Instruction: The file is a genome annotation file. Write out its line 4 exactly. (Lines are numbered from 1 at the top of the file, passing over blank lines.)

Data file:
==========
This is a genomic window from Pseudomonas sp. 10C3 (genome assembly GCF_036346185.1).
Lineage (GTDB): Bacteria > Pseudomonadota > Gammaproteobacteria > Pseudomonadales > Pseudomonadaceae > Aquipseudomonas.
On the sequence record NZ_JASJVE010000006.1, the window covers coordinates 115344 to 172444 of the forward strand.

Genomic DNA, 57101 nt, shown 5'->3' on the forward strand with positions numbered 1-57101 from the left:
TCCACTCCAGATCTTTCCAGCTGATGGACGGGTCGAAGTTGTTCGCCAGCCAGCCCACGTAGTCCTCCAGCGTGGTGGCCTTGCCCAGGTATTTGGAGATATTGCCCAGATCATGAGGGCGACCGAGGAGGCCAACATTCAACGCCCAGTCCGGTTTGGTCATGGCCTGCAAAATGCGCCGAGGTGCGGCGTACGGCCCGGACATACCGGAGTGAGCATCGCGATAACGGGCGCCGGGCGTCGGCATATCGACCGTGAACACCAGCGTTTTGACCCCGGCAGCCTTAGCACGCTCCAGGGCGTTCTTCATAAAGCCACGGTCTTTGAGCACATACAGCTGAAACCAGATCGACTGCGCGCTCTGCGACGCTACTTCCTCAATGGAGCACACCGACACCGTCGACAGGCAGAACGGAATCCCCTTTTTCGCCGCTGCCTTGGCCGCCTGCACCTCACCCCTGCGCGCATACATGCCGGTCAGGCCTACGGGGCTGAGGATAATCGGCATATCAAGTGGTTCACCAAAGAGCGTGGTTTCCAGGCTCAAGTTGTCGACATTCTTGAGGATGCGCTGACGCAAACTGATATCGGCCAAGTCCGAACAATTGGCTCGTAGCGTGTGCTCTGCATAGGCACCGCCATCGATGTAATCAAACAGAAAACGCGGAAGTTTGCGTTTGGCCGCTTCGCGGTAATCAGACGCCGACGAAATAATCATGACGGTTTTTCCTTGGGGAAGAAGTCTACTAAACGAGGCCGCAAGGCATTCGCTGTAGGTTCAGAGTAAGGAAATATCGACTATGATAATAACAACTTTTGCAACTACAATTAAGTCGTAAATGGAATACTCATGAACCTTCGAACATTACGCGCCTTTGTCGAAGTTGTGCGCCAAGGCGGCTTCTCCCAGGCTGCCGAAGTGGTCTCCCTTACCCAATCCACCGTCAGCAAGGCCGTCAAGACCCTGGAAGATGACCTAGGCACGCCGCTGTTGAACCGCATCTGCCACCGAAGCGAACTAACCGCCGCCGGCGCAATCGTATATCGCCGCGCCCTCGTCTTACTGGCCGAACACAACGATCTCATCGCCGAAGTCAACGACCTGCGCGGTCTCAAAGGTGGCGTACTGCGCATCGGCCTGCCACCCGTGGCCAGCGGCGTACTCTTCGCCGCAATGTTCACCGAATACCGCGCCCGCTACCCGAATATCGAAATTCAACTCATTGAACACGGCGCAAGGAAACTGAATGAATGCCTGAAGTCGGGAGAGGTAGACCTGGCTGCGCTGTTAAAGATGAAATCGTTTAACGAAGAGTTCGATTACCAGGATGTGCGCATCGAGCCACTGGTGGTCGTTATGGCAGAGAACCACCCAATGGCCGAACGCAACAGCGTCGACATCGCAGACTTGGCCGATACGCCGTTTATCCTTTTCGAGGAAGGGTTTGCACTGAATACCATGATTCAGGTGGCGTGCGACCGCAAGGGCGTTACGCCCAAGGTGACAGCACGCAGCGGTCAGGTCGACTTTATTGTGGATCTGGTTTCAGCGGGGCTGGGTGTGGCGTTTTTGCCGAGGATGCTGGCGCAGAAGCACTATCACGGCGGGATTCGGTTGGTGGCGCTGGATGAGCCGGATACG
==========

Genomic DNA, 57101 nt, shown 5'->3' on the forward strand with positions numbered 1-57101 from the left: